by Greg Graffin, Steve Olson
Musicians love to write books. After years of cramming their wordplay into three-minute ditties and wracking their brains for words that rhyme with “party,” a chance to stretch out must seem irresistible. Of all the ex-rocker’s books however, Anarchy Evolution: Faith, Science, and Bad Religion in a World without God by Greg Graffin, vocalist for the long-running LA punk band Bad Religion, might be the most unique.
Graffin has teamed up with Steve Olson, author of the award-winning Mapping Human History: Genes, Race, and Our Common Origins to present a thoroughly readable introduction to evolutionary biology, interspersed with tales from Graffin’s life as a punk singer and scientist.
Between his duties with the band that, more than any other, birthed and popularized pop-punk in the mid ’80s, Graffin earned a PhD in zoology and now lectures in paleontology and life science at UCLA.
Graffin uses his life to illustrate different aspects of evolutionary biology. Using examples, such as the parallels between rabid record collectors and blinkered taxonomists, how songs on a punk album act as heritable traits, or why helping organisms (other bands inspired by the record) have more offspring (bands and records), he illustrates complex scientific facts on the level that the layperson (granted, a layperson interested in rock and roll) can understand.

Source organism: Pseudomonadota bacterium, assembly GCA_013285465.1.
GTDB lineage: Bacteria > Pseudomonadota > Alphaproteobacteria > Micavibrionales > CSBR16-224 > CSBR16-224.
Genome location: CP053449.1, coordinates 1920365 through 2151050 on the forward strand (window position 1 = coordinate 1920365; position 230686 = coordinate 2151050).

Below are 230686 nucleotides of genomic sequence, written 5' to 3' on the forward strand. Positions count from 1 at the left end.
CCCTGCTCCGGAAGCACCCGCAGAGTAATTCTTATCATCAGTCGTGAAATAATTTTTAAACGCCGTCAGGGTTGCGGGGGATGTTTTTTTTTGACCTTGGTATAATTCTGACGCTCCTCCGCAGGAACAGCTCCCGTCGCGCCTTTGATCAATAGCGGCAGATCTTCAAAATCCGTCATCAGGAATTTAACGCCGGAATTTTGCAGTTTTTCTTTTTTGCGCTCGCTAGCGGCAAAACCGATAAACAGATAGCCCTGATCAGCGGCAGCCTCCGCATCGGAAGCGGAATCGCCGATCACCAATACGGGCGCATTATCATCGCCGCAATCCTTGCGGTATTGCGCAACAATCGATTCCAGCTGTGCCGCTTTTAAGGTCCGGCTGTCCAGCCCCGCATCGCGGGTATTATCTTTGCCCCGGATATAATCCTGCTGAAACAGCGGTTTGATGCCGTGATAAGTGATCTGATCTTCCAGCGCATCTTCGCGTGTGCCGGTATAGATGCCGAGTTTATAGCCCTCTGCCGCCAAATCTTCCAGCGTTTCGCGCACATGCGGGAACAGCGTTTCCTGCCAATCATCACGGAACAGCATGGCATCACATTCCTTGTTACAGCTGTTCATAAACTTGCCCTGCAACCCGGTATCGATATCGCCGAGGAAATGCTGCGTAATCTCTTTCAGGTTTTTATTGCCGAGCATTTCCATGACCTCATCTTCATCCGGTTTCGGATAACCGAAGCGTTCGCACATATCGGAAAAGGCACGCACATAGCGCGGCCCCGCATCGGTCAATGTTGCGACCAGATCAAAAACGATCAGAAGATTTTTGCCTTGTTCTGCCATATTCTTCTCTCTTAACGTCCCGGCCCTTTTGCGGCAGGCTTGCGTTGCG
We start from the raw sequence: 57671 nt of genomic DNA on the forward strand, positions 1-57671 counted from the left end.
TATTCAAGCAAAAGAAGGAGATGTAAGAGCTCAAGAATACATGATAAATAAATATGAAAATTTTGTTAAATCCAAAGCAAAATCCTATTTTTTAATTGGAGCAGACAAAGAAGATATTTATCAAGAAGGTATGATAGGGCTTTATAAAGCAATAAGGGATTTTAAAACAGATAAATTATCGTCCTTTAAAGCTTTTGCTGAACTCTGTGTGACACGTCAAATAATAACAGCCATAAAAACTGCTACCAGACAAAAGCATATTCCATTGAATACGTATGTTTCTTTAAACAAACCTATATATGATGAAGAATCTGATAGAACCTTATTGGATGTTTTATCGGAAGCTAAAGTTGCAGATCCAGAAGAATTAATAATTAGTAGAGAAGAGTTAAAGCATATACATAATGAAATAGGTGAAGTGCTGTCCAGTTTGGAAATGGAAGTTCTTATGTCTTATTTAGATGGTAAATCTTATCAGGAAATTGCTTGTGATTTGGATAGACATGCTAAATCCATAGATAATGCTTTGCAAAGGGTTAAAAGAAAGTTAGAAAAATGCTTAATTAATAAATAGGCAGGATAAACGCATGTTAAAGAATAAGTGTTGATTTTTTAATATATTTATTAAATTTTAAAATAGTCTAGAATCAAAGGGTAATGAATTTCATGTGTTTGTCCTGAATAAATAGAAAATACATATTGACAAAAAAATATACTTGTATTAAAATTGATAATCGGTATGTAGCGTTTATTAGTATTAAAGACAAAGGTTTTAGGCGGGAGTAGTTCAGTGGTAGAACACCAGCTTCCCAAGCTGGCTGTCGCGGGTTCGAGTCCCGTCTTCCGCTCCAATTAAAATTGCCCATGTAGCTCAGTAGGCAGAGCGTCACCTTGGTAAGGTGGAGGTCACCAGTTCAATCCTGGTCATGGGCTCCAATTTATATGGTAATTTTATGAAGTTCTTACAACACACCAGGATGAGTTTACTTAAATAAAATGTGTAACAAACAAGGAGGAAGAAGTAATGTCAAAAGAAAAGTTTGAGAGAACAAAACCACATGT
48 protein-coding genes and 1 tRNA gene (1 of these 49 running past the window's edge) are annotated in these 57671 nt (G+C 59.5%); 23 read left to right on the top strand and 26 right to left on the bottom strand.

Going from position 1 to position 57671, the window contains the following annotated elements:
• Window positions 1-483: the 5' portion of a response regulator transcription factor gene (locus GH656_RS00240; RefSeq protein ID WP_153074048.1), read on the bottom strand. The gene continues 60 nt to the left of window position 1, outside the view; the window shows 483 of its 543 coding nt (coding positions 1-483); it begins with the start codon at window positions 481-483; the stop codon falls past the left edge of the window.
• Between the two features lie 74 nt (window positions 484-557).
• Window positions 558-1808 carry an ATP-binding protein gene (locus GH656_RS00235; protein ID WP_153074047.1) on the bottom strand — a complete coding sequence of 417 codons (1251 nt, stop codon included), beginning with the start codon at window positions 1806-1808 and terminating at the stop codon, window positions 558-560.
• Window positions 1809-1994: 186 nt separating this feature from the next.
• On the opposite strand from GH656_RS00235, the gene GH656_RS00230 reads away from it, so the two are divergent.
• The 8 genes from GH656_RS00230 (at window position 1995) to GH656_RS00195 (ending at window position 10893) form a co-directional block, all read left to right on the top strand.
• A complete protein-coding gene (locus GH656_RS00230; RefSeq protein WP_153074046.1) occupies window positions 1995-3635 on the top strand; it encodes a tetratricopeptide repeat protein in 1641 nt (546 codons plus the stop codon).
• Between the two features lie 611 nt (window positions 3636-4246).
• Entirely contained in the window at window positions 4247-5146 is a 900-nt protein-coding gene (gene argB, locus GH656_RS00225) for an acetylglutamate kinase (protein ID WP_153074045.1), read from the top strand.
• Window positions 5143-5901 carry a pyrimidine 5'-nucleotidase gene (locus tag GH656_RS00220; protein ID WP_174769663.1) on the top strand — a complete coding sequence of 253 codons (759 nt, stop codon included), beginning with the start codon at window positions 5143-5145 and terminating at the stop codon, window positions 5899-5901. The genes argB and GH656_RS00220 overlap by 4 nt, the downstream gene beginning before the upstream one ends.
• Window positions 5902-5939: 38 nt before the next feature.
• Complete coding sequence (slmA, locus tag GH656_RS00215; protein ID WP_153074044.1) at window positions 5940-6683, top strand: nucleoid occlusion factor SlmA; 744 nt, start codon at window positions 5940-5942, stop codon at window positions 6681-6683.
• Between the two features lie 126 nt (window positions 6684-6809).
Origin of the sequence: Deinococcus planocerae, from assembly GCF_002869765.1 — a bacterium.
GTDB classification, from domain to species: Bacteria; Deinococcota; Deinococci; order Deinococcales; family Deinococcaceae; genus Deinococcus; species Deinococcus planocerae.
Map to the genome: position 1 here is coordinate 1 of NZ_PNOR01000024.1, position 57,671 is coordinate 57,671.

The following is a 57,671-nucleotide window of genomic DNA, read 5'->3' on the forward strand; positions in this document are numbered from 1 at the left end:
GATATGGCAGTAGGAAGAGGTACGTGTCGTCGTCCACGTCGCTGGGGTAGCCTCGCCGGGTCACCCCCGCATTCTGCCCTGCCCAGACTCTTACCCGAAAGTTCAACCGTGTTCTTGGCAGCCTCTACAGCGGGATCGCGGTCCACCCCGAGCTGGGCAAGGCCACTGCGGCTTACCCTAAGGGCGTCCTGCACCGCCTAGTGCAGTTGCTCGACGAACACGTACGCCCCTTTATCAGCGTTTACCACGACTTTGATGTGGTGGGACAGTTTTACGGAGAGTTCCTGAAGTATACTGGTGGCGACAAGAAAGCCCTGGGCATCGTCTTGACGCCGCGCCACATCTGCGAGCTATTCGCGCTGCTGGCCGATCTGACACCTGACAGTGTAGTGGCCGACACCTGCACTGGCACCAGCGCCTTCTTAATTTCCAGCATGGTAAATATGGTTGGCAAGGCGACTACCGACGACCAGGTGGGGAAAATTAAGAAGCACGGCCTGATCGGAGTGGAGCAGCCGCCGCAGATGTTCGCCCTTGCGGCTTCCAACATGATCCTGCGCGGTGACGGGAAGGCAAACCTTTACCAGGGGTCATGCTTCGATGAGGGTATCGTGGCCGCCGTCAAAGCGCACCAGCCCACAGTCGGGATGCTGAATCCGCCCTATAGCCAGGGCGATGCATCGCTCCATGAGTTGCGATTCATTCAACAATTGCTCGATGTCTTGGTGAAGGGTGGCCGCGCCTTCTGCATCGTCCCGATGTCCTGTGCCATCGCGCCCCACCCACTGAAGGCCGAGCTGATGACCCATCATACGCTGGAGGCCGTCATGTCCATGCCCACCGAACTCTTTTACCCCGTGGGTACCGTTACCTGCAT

Throughout the book, Graffin discusses his impatience with dogmatists in all fields, from religion, to music, to science. His recounting of an Amazonian scientific expedition which led to his disillusionment with his colleagues and being the impetus for re-birthing Bad Religion with Suffer, their ‘comeback’ album is a fascinating read, and an example of Graffin’s larger themes, that human creativity and networking can make up for setbacks and an absent god.
Bad Religion is intertwined with Graffin’s evolutionary lessons. One of the greatest anecdotes I’ve ever read in a musician’s book is Graffin’s tale of turning down beautiful and willing Brazilian women to meet with a professor in the rain forests when the band played in South America. Can you imagine any other rock biography using that story?
Anarchy Evolution is popular science writing of a high caliber, effortlessly illustrating complex scientific theories with a readable style, which is surprising, since Graffin was the one responsible for putting all those three-dollar words in Bad Religion songs.
Anarchy Evolution comes hot on the heels of Bad Religion’s 15th album, The Dissent of Man. Listeners who haven’t checked in on the band in a while will be surprised by a tight, powerful album, one that recalls the band’s glory days of Suffer, No Control and Generator. Actually, The Dissent of Man might be a better album overall than Generator. Everything you’d want in a Bad Religion album is here; hyper-literate vocals, a wealth of harmonies, and even a bit of experimentation. The production is surprising, giving it a crisp, punchy sound overall; resulting in a clean, yet powerful sound.
While Anarchy Evolution might be the more discussed work by a member of Bad Religion, The Dissent of Man is a surprisingly fresh and vital sounding album from these 30 year vets, an album that deserves to be heard by fans and newcomers alike.
Anarchy Evolution: http://anarchyevolution.com